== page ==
Nashua teacher builds active classroom

Courtesy photo A student reads while using the spin bike in Jim Hansen’s class at New Searles Elementary School.

NASHUA – Fifth-grade teacher and avid bicyclist Jim Hansen discovered many of his best ideas while on his bike – and he now hopes his students will follow suit.

Walk into his classroom at New Searles Elementary School at any given time and visitors will find students working hard– but maybe not at their desks. His room features a child-sized spin bike, standing desks, balance boards and bouncy bands under their desks; various ways to keep the kids moving throughout the day.

While it is important to make sure students get enough physical activity, these modifications to his classroom are not for exercise, but self-regulation, helping the students calm down when they feel stressed.

When on the bike, sometimes only for five minutes at a time, the students are usually just pedaling slowly, using the opportunity to move their bodies, change position and quite literally, work it out.

“Some people think this is just for the ADHD boys,” he said, noting that in many cases, the opposite is true. In his 36 years of teaching, Hansen has found that often, the quiet, well-behaved and hardest working students often feel the most stress.

“Kids are coming to school now and they’re highly stressed out,” he said. “Anxiety and depression are really common in kids, but it’s not talked about … they are more sensitive to the world than their brains and bodies are ready for.”

Hansen can’t take that stress away, he said, but he can help them learn to manage it.

In a recent survey, one student wrote:

“I have math anxiety, so when we take a test, I usually get very nervous. When I am stuck on a problem in a math test and am very frustrated or nervous, I go on the spin bike. This helps me calm down. Sometimes, I pedal fast which gets the frustration out of me. Other times, I pedal slow and think about other things besides math. Both of these help me very much. I ride the bike for five minutes only and then go back to my math test. After my rides on the bike, I feel more focused and ready to attempt the hard math problem.”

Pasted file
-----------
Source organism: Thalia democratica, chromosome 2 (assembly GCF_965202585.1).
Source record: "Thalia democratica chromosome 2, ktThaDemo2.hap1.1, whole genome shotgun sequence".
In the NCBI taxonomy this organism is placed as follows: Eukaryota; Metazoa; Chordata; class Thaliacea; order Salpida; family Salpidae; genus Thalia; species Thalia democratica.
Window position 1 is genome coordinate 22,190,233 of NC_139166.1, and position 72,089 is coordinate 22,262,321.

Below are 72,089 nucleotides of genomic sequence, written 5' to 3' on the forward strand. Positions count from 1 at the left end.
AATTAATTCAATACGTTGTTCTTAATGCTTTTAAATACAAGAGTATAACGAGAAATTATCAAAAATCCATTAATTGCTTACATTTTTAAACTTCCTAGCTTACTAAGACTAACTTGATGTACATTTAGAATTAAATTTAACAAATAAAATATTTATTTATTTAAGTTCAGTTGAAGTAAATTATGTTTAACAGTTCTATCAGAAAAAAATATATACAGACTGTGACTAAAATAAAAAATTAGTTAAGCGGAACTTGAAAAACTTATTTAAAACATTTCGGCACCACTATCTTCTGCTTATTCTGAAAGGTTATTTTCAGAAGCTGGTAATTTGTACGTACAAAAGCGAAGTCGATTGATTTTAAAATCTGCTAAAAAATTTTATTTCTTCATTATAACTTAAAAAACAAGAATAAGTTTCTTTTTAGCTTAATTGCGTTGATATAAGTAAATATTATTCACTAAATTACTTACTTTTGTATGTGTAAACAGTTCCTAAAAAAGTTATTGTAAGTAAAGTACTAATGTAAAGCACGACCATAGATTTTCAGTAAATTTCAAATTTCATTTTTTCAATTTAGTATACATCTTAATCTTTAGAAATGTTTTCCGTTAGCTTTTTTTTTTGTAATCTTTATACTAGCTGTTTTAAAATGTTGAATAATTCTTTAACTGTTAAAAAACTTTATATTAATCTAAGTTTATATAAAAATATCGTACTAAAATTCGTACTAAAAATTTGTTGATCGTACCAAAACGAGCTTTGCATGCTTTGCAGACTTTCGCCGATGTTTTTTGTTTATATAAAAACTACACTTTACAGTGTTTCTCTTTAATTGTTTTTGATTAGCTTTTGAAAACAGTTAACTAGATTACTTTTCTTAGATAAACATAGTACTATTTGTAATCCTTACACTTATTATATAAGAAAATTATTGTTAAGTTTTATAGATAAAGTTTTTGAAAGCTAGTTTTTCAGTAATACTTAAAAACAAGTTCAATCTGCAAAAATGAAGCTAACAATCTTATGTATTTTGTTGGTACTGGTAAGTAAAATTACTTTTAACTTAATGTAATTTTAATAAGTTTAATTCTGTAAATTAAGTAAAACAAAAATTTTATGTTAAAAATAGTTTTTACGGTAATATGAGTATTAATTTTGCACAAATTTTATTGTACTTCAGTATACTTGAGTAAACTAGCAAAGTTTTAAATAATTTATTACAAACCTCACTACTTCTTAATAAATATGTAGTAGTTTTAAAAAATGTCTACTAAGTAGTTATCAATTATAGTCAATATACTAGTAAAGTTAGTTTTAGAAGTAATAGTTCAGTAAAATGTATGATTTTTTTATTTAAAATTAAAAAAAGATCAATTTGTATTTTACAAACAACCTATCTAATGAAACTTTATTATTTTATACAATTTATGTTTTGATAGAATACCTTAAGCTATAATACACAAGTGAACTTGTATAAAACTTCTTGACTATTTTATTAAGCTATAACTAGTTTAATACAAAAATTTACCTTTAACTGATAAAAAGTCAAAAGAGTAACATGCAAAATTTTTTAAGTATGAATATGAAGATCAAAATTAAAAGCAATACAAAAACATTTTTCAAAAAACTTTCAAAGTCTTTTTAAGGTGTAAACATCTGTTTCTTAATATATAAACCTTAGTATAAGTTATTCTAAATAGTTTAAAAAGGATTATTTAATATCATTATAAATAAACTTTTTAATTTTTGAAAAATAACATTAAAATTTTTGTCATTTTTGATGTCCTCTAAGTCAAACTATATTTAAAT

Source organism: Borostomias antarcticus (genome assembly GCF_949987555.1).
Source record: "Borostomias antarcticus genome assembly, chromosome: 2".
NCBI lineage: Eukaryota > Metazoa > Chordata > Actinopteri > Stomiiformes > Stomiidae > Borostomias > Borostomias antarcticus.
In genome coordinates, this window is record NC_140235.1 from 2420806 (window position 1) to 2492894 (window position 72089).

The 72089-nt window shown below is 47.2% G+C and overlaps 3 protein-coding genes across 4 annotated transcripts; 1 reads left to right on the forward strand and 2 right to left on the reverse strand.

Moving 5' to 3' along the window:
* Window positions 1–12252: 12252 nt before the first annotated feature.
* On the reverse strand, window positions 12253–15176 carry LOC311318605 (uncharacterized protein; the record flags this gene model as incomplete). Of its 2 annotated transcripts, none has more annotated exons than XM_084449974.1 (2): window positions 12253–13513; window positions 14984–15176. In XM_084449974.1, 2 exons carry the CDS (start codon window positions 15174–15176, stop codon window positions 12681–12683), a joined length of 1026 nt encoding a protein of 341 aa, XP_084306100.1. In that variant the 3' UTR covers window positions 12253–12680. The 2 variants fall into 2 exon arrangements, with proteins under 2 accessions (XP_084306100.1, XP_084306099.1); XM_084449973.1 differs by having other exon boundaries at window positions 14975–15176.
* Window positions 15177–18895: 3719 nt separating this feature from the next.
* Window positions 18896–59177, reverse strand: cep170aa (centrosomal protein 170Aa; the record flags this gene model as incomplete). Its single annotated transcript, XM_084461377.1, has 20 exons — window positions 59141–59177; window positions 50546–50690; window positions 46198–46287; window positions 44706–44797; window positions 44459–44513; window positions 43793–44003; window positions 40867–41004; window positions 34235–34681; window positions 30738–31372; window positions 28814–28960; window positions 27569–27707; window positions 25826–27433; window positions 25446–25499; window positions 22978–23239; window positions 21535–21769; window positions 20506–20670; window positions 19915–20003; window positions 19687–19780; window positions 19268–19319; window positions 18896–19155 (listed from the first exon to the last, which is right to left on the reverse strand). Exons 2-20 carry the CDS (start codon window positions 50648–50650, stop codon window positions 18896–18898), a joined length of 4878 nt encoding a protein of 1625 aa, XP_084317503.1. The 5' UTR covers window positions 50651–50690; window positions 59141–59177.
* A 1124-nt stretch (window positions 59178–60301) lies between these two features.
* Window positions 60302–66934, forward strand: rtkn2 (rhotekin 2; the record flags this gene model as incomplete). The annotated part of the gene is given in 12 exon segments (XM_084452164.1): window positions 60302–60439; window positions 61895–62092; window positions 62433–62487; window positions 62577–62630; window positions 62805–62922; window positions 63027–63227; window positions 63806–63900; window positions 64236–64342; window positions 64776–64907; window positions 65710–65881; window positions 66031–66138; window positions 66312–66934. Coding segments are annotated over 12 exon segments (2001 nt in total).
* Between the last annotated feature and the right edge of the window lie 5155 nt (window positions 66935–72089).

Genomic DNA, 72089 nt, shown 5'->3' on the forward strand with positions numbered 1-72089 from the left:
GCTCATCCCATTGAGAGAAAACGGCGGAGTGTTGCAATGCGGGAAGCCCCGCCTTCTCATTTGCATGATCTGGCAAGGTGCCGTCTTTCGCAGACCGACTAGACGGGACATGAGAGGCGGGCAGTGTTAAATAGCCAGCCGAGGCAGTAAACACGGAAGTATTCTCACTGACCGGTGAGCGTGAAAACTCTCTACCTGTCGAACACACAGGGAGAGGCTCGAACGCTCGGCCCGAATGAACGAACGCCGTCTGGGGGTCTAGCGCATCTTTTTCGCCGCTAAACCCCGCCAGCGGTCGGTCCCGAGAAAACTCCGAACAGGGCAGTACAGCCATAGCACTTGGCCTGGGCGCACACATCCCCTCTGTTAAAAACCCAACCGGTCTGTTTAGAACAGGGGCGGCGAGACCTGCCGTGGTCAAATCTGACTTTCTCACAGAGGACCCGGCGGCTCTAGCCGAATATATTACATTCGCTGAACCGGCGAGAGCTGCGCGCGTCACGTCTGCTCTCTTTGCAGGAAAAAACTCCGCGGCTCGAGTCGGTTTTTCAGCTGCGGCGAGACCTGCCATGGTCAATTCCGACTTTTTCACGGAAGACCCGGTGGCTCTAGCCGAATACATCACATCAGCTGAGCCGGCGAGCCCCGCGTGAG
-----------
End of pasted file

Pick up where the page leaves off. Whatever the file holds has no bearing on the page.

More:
The idea for the bike was inspired by Luke MacDonald, a friend who has helped put thousands of the spin bikes in classrooms across Canada. This initiative has not taken off in the U.S. with as much fervor, Hansen said, but he hopes it will. He has had the $600 bike in his classroom since 2014 after a successful DonorsChoose campaign, a fundraising website that Nashua teachers use to raise money for classroom supplies. Since then, New Searles has added two of the same bikes, which rotate among the several classrooms.

It is not just the bike that helps students though, as Hansen said math games that get the kids up and moving. The bouncy bands under the desks help students take out nervous energy without being a distraction, much like when someone nervously bounces a leg.

During the survey, another student wrote that “when my legs move around, it gets me active and ready to learn and if I go into another classroom that doesn’t have bouncy bands, then I don’t focus as much.” The balance boards let the kids “stand and wiggle,” Hansen said, and many of them use them at the same time as the standing desks in the back of the classroom.

At the end of every day, Hansen tries to ride his own bike for at least an hour to reflect on his day and come up with other creative ideas for his classroom.

“Moving can promote thinking,” he said, adding he hopes moving in the classroom will help kids foster their own ideas for exercise at home.

“It’s one small part you can play,” Hansen said. “If it works, then it was worth all the money.”